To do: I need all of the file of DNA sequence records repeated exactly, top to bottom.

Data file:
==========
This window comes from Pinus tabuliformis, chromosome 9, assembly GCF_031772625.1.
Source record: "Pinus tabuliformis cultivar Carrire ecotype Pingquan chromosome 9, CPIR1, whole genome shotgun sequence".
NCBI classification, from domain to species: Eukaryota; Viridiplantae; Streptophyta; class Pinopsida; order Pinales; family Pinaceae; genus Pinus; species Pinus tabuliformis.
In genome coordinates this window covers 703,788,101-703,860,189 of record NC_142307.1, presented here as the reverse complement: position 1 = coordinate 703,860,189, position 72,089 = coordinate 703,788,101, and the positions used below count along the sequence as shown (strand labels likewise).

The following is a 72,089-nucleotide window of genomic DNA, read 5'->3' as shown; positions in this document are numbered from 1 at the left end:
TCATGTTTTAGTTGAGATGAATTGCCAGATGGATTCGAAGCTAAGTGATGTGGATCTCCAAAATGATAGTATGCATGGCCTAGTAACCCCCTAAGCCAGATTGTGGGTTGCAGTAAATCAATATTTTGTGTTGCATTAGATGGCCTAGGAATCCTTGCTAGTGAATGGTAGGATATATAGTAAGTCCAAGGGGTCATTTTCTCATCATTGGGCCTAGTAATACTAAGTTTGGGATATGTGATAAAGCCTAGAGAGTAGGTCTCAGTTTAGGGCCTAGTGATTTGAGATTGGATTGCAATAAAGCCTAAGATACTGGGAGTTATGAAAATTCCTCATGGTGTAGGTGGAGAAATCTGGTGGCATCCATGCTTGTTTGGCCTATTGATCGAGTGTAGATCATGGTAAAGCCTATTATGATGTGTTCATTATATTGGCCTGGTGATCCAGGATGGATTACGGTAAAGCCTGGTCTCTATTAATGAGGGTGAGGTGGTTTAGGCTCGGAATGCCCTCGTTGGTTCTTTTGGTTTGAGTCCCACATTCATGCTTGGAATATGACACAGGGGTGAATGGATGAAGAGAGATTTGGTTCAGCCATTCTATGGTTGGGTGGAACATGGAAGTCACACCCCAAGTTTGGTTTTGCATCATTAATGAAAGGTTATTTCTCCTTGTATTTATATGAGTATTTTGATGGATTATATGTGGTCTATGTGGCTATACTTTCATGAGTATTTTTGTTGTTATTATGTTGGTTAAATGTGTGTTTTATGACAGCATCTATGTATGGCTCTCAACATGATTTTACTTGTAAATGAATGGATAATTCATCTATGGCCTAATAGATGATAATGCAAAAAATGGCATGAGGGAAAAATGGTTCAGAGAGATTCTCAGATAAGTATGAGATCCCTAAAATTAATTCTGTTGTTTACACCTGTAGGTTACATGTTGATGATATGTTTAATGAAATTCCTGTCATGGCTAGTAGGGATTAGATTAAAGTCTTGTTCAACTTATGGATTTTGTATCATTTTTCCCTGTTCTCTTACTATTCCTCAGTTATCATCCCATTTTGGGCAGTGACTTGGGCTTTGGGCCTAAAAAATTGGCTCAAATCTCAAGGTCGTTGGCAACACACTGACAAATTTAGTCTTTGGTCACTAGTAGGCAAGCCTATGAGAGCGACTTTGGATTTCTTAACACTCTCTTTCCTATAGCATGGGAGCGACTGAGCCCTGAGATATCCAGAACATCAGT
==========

This window comes from Pinus tabuliformis, chromosome 9, assembly GCF_031772625.1.
Source record: "Pinus tabuliformis cultivar Carrire ecotype Pingquan chromosome 9, CPIR1, whole genome shotgun sequence".
NCBI classification, from domain to species: Eukaryota; Viridiplantae; Streptophyta; class Pinopsida; order Pinales; family Pinaceae; genus Pinus; species Pinus tabuliformis.
In genome coordinates this window covers 703,788,101-703,860,189 of record NC_142307.1, presented here as the reverse complement: position 1 = coordinate 703,860,189, position 72,089 = coordinate 703,788,101, and the positions used below count along the sequence as shown (strand labels likewise).

The following is a 72,089-nucleotide window of genomic DNA, read 5'->3' as shown; positions in this document are numbered from 1 at the left end:
TCATGTTTTAGTTGAGATGAATTGCCAGATGGATTCGAAGCTAAGTGATGTGGATCTCCAAAATGATAGTATGCATGGCCTAGTAACCCCCTAAGCCAGATTGTGGGTTGCAGTAAATCAATATTTTGTGTTGCATTAGATGGCCTAGGAATCCTTGCTAGTGAATGGTAGGATATATAGTAAGTCCAAGGGGTCATTTTCTCATCATTGGGCCTAGTAATACTAAGTTTGGGATATGTGATAAAGCCTAGAGAGTAGGTCTCAGTTTAGGGCCTAGTGATTTGAGATTGGATTGCAATAAAGCCTAAGATACTGGGAGTTATGAAAATTCCTCATGGTGTAGGTGGAGAAATCTGGTGGCATCCATGCTTGTTTGGCCTATTGATCGAGTGTAGATCATGGTAAAGCCTATTATGATGTGTTCATTATATTGGCCTGGTGATCCAGGATGGATTACGGTAAAGCCTGGTCTCTATTAATGAGGGTGAGGTGGTTTAGGCTCGGAATGCCCTCGTTGGTTCTTTTGGTTTGAGTCCCACATTCATGCTTGGAATATGACACAGGGGTGAATGGATGAAGAGAGATTTGGTTCAGCCATTCTATGGTTGGGTGGAACATGGAAGTCACACCCCAAGTTTGGTTTTGCATCATTAATGAAAGGTTATTTCTCCTTGTATTTATATGAGTATTTTGATGGATTATATGTGGTCTATGTGGCTATACTTTCATGAGTATTTTTGTTGTTATTATGTTGGTTAAATGTGTGTTTTATGACAGCATCTATGTATGGCTCTCAACATGATTTTACTTGTAAATGAATGGATAATTCATCTATGGCCTAATAGATGATAATGCAAAAAATGGCATGAGGGAAAAATGGTTCAGAGAGATTCTCAGATAAGTATGAGATCCCTAAAATTAATTCTGTTGTTTACACCTGTAGGTTACATGTTGATGATATGTTTAATGAAATTCCTGTCATGGCTAGTAGGGATTAGATTAAAGTCTTGTTCAACTTATGGATTTTGTATCATTTTTCCCTGTTCTCTTACTATTCCTCAGTTATCATCCCATTTTGGGCAGTGACTTGGGCTTTGGGCCTAAAAAATTGGCTCAAATCTCAAGGTCGTTGGCAACACACTGACAAATTTAGTCTTTGGTCACTAGTAGGCAAGCCTATGAGAGCGACTTTGGATTTCTTAACACTCTCTTTCCTATAGCATGGGAGCGACTGAGCCCTGAGATATCCAGAACATCAGT